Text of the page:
A series of ongoing nationwide power outages in Venezuela that began on March 7 cut electricity to the country's oil-producing areas, likely damaging the reservoirs and associated infrastructure. In the Orinoco Oil Belt area, Venezuela produces extra-heavy crude oil that requires dilution with condensate or other light oils before the oil is sent by pipeline to domestic refineries or export terminals. Venezuela’s upgraders, complex processing units that upgrade the extra-heavy crude oil to help facilitate transport, were shut down in March during the power outages.
If Venezuelan crude or upgraded oil cannot flow as a result of a lack of power to the pumping infrastructure, heavier molecules sink and form a tar-like layer in the pipelines that can hinder the flow from resuming even after the power outages are resolved. However, according to tanker tracking data, Venezuela's main export terminal at Puerto José was apparently able to load crude oil onto vessels between power outages, possibly indicating that the loaded crude oil was taken from onshore storage. For this reason, EIA estimates that Venezuela's production fell at a faster rate than its exports.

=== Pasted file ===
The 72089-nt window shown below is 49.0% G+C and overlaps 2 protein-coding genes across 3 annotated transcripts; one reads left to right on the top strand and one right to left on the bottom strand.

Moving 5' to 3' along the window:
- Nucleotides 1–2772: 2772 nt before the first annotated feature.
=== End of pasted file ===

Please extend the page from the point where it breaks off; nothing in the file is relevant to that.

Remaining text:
EIA forecasts that Venezuela's crude oil production will continue to fall through at least the end of 2020, reflecting further declines in crude oil production capacity. Although EIA does not publish forecasts for individual OPEC countries, it does publish total OPEC crude oil and other liquids production. Further disruptions to Venezuela's production beyond what EIA currently assumes would change this forecast.
Headline crude prices for the week beginning 13 May 2019 – Brent: US$70/b; WTI: US$61/b
Headlines of the week
Midstream & Downstream